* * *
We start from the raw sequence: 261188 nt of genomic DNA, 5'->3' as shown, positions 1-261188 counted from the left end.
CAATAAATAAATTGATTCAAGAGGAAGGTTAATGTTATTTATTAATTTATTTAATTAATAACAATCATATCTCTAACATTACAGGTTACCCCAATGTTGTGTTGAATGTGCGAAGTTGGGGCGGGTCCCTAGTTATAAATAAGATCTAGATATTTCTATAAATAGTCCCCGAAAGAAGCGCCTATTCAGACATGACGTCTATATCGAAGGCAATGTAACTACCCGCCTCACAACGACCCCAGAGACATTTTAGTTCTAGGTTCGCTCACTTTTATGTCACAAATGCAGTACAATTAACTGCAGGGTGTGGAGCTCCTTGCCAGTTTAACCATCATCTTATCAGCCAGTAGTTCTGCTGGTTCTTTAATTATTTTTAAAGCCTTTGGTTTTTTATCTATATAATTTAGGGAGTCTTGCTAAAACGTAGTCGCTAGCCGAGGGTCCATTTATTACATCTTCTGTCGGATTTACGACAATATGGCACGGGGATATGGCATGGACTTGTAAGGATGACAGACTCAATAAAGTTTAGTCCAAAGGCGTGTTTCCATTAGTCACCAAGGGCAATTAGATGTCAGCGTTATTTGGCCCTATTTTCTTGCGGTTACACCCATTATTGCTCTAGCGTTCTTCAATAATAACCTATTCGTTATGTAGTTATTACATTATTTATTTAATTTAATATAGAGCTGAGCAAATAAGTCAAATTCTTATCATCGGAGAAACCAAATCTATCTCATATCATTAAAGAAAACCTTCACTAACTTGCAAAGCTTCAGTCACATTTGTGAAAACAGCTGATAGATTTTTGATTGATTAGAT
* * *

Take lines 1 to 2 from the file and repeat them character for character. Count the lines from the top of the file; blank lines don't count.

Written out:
We start from the raw sequence: 261188 nt of genomic DNA, 5'->3' as shown, positions 1-261188 counted from the left end.
CAATAAATAAATTGATTCAAGAGGAAGGTTAATGTTATTTATTAATTTATTTAATTAATAACAATCATATCTCTAACATTACAGGTTACCCCAATGTTGTGTTGAATGTGCGAAGTTGGGGCGGGTCCCTAGTTATAAATAAGATCTAGATATTTCTATAAATAGTCCCCGAAAGAAGCGCCTATTCAGACATGACGTCTATATCGAAGGCAATGTAACTACCCGCCTCACAACGACCCCAGAGACATTTTAGTTCTAGGTTCGCTCACTTTTATGTCACAAATGCAGTACAATTAACTGCAGGGTGTGGAGCTCCTTGCCAGTTTAACCATCATCTTATCAGCCAGTAGTTCTGCTGGTTCTTTAATTATTTTTAAAGCCTTTGGTTTTTTATCTATATAATTTAGGGAGTCTTGCTAAAACGTAGTCGCTAGCCGAGGGTCCATTTATTACATCTTCTGTCGGATTTACGACAATATGGCACGGGGATATGGCATGGACTTGTAAGGATGACAGACTCAATAAAGTTTAGTCCAAAGGCGTGTTTCCATTAGTCACCAAGGGCAATTAGATGTCAGCGTTATTTGGCCCTATTTTCTTGCGGTTACACCCATTATTGCTCTAGCGTTCTTCAATAATAACCTATTCGTTATGTAGTTATTACATTATTTATTTAATTTAATATAGAGCTGAGCAAATAAGTCAAATTCTTATCATCGGAGAAACCAAATCTATCTCATATCATTAAAGAAAACCTTCACTAACTTGCAAAGCTTCAGTCACATTTGTGAAAACAGCTGATAGATTTTTGATTGATTAGAT